Having lots and lots of weapons. Implies that you could not possibly want any more armaments. May even imply that you have too many weapons. (Of course, we know that is not really possible).
These days we use it figuratively, to refer to anything having lots of something. You can be armed to the teeth with gear of any sort (camping, climbing, photography), or a program can be armed to the teeth with features.
This idiom's first recorded use was in 1849, when it was used by English statesman Richard Cobden in his Speeches on peace, financial reform, colonial reform and other subjects:
"Is there any reason we should be armed to the teeth?"
The phrase "to the teeth" has meant 'well equipped' since the 1300s, where knights could be armored 'to the teeth', i.e. have armor over all their bodies, and also their face! (It was considered pretty fancy at the time). Since Cobden came along with his anti-milatary rhetoric, the phrase 'to the teeth' has rarely appeared in the English language without an 'armed' in front of it.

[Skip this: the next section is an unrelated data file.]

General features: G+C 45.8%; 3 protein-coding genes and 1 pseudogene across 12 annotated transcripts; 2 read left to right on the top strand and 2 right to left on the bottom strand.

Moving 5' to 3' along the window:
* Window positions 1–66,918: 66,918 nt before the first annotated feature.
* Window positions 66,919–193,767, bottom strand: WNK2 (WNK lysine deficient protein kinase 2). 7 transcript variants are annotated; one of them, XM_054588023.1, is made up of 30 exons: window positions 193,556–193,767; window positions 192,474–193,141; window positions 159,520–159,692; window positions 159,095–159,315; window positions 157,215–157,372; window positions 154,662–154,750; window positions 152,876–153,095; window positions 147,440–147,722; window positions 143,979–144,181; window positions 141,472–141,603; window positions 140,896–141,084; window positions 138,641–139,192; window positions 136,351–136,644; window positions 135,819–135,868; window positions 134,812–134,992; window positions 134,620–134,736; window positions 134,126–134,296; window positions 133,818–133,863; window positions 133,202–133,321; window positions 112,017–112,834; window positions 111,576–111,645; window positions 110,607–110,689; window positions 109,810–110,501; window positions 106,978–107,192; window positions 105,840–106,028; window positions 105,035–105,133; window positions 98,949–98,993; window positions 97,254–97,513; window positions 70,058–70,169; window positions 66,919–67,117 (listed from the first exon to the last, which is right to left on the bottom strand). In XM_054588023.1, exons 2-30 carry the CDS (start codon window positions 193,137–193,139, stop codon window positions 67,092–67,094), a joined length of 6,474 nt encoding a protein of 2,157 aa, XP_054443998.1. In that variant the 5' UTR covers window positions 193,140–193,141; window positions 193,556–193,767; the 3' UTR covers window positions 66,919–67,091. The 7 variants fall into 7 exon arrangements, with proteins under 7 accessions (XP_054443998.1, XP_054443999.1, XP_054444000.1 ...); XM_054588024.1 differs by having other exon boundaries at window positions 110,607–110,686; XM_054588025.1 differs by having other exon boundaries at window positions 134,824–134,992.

I assume that this idiom originally referred to someone who had a weapon in each hand, but not happy with that, who also carried a spare knife (or other blade) between his teeth. I have this mental picture of a pirate boarding a ship, literally armed to the teeth. But sadly, I have been unable to find any sources that would describe what mental picture Mr. Cobden may have had in his mind.